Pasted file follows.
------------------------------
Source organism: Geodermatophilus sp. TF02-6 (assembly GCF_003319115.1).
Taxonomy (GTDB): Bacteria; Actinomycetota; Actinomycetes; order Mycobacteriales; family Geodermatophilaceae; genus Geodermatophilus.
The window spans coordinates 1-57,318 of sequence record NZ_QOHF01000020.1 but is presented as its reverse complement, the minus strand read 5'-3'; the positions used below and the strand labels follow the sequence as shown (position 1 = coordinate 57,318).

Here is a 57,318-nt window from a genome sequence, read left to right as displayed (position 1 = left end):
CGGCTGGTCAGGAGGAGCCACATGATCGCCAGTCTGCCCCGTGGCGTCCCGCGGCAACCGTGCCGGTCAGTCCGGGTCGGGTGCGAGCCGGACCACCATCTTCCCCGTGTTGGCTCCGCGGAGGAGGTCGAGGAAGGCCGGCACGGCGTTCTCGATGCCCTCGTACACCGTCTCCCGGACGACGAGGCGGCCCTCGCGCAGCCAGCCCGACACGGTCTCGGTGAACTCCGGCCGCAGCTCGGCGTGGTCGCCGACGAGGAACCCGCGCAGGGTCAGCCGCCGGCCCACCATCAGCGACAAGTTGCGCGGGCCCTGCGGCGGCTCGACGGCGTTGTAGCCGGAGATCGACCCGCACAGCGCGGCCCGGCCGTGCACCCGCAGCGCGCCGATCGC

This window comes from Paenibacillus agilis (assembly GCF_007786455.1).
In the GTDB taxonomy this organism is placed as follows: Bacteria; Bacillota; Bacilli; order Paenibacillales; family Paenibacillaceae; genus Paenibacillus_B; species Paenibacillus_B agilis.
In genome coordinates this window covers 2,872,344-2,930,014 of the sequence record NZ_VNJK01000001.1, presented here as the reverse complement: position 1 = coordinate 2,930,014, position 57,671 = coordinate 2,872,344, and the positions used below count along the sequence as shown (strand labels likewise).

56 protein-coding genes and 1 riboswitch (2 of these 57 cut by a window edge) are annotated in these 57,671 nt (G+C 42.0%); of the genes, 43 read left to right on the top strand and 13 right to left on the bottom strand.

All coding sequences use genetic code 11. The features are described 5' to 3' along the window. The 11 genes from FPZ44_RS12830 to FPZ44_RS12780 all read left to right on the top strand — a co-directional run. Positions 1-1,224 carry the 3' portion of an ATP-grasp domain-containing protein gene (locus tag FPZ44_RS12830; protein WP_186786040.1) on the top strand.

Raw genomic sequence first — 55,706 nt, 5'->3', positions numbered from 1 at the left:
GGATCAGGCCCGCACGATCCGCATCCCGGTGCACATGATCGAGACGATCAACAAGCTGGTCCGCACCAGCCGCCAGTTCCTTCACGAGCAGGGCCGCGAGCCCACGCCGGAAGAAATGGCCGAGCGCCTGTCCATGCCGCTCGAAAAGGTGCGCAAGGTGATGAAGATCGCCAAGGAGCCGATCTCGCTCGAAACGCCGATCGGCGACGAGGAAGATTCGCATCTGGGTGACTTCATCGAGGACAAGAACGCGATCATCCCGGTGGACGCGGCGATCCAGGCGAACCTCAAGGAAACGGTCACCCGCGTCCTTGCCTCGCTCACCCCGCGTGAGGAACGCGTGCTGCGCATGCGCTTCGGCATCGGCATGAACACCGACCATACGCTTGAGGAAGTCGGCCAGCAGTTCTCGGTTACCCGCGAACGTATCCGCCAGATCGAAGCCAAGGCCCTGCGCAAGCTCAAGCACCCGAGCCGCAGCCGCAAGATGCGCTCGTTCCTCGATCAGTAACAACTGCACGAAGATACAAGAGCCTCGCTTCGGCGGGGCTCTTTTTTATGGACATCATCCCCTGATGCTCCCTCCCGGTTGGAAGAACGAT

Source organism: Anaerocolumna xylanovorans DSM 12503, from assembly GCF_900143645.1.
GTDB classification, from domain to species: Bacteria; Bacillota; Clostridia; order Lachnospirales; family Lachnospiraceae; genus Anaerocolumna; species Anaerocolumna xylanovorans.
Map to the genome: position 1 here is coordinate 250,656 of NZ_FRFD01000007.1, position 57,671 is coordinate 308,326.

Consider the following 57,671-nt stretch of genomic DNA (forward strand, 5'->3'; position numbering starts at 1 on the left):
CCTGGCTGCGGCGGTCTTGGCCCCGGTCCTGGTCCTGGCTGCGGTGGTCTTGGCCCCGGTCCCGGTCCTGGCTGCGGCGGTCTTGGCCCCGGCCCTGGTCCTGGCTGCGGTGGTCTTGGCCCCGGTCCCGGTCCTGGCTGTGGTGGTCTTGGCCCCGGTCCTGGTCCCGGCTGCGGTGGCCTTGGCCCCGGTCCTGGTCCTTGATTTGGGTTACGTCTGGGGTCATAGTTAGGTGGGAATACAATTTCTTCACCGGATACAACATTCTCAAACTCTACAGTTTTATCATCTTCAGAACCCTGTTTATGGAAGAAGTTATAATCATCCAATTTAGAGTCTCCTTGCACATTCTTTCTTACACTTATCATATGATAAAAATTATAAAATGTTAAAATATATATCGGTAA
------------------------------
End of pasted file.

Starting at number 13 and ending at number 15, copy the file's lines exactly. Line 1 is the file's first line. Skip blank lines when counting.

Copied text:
Source organism: Anaerocolumna xylanovorans DSM 12503, from assembly GCF_900143645.1.
GTDB classification, from domain to species: Bacteria; Bacillota; Clostridia; order Lachnospirales; family Lachnospiraceae; genus Anaerocolumna; species Anaerocolumna xylanovorans.
Map to the genome: position 1 here is coordinate 250,656 of NZ_FRFD01000007.1, position 57,671 is coordinate 308,326.